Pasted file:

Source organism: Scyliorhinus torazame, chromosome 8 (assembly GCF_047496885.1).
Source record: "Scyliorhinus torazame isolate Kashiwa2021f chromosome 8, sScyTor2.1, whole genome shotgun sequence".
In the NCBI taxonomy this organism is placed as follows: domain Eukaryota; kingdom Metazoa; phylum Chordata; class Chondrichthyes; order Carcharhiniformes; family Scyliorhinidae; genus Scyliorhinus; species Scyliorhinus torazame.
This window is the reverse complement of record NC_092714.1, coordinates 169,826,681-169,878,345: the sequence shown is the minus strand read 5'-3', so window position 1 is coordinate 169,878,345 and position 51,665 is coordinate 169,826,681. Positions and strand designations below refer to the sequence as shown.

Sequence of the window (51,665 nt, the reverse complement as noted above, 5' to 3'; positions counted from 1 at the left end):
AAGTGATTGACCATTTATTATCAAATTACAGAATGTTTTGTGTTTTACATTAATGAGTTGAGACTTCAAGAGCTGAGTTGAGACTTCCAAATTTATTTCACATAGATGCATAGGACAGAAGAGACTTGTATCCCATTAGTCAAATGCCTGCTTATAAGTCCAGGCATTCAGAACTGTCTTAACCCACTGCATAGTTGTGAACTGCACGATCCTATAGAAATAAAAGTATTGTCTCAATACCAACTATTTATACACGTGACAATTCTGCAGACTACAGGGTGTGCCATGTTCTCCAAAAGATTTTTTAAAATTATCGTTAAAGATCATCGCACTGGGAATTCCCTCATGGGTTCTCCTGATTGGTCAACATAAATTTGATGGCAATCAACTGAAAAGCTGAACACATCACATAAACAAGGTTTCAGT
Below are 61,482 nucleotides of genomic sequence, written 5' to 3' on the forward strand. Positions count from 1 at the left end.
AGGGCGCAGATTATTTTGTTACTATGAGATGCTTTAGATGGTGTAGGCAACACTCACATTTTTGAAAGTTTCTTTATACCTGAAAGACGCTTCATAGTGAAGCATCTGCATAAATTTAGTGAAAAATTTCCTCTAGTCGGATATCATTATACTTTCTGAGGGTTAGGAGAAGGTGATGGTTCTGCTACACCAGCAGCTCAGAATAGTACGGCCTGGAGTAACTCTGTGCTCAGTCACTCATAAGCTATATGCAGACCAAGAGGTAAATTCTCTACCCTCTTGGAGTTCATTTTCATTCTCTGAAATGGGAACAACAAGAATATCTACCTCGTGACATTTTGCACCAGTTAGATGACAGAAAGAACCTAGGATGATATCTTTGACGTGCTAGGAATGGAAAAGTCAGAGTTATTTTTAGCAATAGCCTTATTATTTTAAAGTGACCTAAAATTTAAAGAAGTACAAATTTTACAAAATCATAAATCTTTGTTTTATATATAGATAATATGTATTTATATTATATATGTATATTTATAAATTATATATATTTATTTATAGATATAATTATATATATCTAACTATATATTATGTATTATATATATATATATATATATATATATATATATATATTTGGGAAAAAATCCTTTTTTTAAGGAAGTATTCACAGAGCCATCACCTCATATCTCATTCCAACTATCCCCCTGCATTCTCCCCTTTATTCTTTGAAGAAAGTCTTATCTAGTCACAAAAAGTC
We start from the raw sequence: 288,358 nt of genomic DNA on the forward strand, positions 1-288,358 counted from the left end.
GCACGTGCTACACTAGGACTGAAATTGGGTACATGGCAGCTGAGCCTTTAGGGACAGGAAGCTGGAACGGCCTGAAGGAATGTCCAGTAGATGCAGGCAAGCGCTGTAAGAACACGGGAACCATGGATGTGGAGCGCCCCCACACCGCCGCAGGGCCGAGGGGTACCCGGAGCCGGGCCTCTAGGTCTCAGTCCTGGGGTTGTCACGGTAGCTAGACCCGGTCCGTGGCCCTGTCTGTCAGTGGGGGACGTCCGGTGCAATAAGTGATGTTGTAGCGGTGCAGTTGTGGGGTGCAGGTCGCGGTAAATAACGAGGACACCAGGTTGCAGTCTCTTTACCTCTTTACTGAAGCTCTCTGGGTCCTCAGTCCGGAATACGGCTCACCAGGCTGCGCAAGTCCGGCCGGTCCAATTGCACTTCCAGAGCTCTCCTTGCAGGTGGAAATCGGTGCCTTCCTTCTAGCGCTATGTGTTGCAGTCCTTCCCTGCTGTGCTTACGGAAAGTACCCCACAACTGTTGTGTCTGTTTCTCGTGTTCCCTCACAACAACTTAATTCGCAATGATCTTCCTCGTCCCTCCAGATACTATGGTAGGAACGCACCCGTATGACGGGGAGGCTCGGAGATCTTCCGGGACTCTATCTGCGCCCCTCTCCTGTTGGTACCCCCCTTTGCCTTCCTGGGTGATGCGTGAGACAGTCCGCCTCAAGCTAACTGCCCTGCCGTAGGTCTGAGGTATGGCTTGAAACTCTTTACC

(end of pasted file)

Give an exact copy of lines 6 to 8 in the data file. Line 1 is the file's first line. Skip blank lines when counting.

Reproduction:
AAGTGATTGACCATTTATTATCAAATTACAGAATGTTTTGTGTTTTACATTAATGAGTTGAGACTTCAAGAGCTGAGTTGAGACTTCCAAATTTATTTCACATAGATGCATAGGACAGAAGAGACTTGTATCCCATTAGTCAAATGCCTGCTTATAAGTCCAGGCATTCAGAACTGTCTTAACCCACTGCATAGTTGTGAACTGCACGATCCTATAGAAATAAAAGTATTGTCTCAATACCAACTATTTATACACGTGACAATTCTGCAGACTACAGGGTGTGCCATGTTCTCCAAAAGATTTTTTAAAATTATCGTTAAAGATCATCGCACTGGGAATTCCCTCATGGGTTCTCCTGATTGGTCAACATAAATTTGATGGCAATCAACTGAAAAGCTGAACACATCACATAAACAAGGTTTCAGT
Below are 61,482 nucleotides of genomic sequence, written 5' to 3' on the forward strand. Positions count from 1 at the left end.
AGGGCGCAGATTATTTTGTTACTATGAGATGCTTTAGATGGTGTAGGCAACACTCACATTTTTGAAAGTTTCTTTATACCTGAAAGACGCTTCATAGTGAAGCATCTGCATAAATTTAGTGAAAAATTTCCTCTAGTCGGATATCATTATACTTTCTGAGGGTTAGGAGAAGGTGATGGTTCTGCTACACCAGCAGCTCAGAATAGTACGGCCTGGAGTAACTCTGTGCTCAGTCACTCATAAGCTATATGCAGACCAAGAGGTAAATTCTCTACCCTCTTGGAGTTCATTTTCATTCTCTGAAATGGGAACAACAAGAATATCTACCTCGTGACATTTTGCACCAGTTAGATGACAGAAAGAACCTAGGATGATATCTTTGACGTGCTAGGAATGGAAAAGTCAGAGTTATTTTTAGCAATAGCCTTATTATTTTAAAGTGACCTAAAATTTAAAGAAGTACAAATTTTACAAAATCATAAATCTTTGTTTTATATATAGATAATATGTATTTATATTATATATGTATATTTATAAATTATATATATTTATTTATAGATATAATTATATATATCTAACTATATATTATGTATTATATATATATATATATATATATATATATATATATATTTGGGAAAAAATCCTTTTTTTAAGGAAGTATTCACAGAGCCATCACCTCATATCTCATTCCAACTATCCCCCTGCATTCTCCCCTTTATTCTTTGAAGAAAGTCTTATCTAGTCACAAAAAGTC